Same voters, different response, different result. Why?
LKY is a key factor for GE2015, even for GE2011. However, LKY has little effect or perhaps, negative effect in the coming Presidential Election if there is one.
Why do Singapore voters react so differently in these two elections?
We may call it certainty vs. uncertainty.
Voting under uncertainty
Vote for PAP
Voting under certainty
Vote against PAP proxy
In the GE market, the PAP creates an uncertain political background, for example, the PAP may not return to power. This uncertainty, or fear, or LKY effect, will always give the PAP the benefit of doubt.
In the PE market, the PAP, however, creates a certain background. With supermajority in the Parliament, the PAP can even remove an Elected President. The fear or the LKY effect has lost its role. When the PAP designed the EP system, they did not play particular attention to the certainty issue.
This is like generals without practical experience. Only when they faced the real challenge: Ong Teng Cheong vs. C Chua Kim Yeow in the first EP election, they realised some things were wrong in the system. As usual practice, they created walk-overs to avoid election, until PE2011.
Now, PE2016, the PAP has to face a real challenge again. However, they cannot remove the built-in certainty in the EP system. Singapore voters know the PAP has more than 90% of seats in the Parliament. The limitation and limited powers of the Elected President even further ensures this certainty.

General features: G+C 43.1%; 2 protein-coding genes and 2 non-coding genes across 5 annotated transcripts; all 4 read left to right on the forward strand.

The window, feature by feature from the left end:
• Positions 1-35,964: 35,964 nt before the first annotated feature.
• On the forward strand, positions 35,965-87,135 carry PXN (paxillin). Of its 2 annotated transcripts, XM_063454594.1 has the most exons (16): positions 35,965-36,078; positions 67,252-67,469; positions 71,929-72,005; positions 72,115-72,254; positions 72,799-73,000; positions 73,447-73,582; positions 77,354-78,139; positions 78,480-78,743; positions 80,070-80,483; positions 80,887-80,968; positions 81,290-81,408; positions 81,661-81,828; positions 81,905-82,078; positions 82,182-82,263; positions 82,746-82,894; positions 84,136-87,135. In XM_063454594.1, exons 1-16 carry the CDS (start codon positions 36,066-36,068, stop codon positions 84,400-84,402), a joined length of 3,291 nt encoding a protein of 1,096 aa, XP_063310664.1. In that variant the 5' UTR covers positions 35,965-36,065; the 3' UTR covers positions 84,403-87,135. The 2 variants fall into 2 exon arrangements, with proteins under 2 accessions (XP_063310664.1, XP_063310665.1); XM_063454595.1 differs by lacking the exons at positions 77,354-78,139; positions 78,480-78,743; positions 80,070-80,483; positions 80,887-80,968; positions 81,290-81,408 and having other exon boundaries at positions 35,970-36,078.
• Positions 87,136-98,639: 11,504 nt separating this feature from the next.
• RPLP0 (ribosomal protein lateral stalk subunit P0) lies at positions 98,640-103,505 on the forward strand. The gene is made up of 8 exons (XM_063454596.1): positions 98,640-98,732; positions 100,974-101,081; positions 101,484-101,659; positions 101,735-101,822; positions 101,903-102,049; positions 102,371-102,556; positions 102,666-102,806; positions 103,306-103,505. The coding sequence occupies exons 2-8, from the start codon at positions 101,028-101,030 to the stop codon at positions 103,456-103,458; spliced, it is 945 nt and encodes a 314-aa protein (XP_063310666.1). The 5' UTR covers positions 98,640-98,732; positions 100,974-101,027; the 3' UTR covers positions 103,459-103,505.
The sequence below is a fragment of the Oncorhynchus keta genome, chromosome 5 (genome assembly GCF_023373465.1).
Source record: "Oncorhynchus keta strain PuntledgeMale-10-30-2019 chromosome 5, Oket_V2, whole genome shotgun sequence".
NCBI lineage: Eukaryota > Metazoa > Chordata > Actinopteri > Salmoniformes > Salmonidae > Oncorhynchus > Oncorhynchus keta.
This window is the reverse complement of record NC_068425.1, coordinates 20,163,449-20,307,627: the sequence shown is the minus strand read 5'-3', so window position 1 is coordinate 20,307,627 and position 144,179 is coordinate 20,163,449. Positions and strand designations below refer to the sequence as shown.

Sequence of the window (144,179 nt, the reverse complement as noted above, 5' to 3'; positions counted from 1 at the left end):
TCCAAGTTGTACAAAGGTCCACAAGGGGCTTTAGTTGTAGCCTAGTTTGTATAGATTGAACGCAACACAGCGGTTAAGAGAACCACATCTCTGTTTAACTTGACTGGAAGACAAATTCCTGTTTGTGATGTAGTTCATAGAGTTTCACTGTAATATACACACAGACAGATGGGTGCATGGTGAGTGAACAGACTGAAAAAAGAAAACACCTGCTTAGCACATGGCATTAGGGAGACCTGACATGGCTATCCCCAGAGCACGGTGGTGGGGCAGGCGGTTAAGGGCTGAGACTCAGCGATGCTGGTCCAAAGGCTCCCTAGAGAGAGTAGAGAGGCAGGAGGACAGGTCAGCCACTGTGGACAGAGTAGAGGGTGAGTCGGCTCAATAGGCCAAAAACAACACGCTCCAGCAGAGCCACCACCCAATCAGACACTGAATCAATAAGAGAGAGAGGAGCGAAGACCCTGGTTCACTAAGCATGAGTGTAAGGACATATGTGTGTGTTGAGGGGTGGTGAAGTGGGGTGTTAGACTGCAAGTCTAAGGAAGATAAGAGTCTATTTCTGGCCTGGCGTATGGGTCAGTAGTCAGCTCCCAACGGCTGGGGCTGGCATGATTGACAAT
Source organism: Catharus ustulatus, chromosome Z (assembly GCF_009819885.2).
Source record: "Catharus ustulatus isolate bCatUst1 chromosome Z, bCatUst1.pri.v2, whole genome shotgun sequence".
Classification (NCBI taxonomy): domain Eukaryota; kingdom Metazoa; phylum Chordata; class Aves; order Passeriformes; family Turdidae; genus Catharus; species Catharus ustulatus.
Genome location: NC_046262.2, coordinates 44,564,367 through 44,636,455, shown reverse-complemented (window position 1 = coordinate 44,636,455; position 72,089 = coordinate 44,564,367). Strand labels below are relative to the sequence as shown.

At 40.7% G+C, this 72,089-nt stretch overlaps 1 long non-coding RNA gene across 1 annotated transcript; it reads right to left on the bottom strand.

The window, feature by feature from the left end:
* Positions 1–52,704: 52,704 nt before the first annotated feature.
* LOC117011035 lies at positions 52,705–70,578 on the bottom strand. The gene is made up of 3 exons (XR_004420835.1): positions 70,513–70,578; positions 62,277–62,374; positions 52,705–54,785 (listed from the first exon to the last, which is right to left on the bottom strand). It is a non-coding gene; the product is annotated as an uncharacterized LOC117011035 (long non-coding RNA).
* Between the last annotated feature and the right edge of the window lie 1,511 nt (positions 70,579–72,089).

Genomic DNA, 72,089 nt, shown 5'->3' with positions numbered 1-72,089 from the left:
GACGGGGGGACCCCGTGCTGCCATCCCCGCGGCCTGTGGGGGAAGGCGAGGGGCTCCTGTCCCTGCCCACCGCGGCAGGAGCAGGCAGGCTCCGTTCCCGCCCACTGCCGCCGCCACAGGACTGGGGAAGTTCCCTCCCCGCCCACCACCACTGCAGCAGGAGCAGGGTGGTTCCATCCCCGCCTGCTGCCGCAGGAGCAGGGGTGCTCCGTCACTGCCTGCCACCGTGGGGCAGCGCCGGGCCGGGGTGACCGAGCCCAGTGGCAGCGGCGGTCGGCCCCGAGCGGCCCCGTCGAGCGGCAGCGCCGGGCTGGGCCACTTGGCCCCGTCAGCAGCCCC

Who are these voters?
The certainty makes 25% to 35% of Singapore voters free riders. They had tried it in 1990 and 2011.
In a simple calculation:
% of PAP votes in GE2011 - % of PAP proxy votes in PE2011 = 60%- 35% = 25%
% of PAP votes in GE2015 - % of PAP proxy votes in PE2011 = 70%- 35% = 35%
Even we look back in PE1990, the PAP proxy obtained only 58% of the votes. However, this percentage cannot be a good indicator anymore.
This is a very uncomfortable position for the PAP. They hope to create some uncertainties in the EP system. They even set up a Constitutional Commission to look into this matter.
No matter the proposals, the changes, if there is a free EP election, the PAP will have to face the challenge. Perhaps, this time they will be the victims of their very own success. They always invent and design the political game in Singapore.
They also create a game suitable for 'kiasu' Singaporeans to try a change - a ‘kiasu’ design making ‘kiasu’ Singaporeans to vote against the PAP.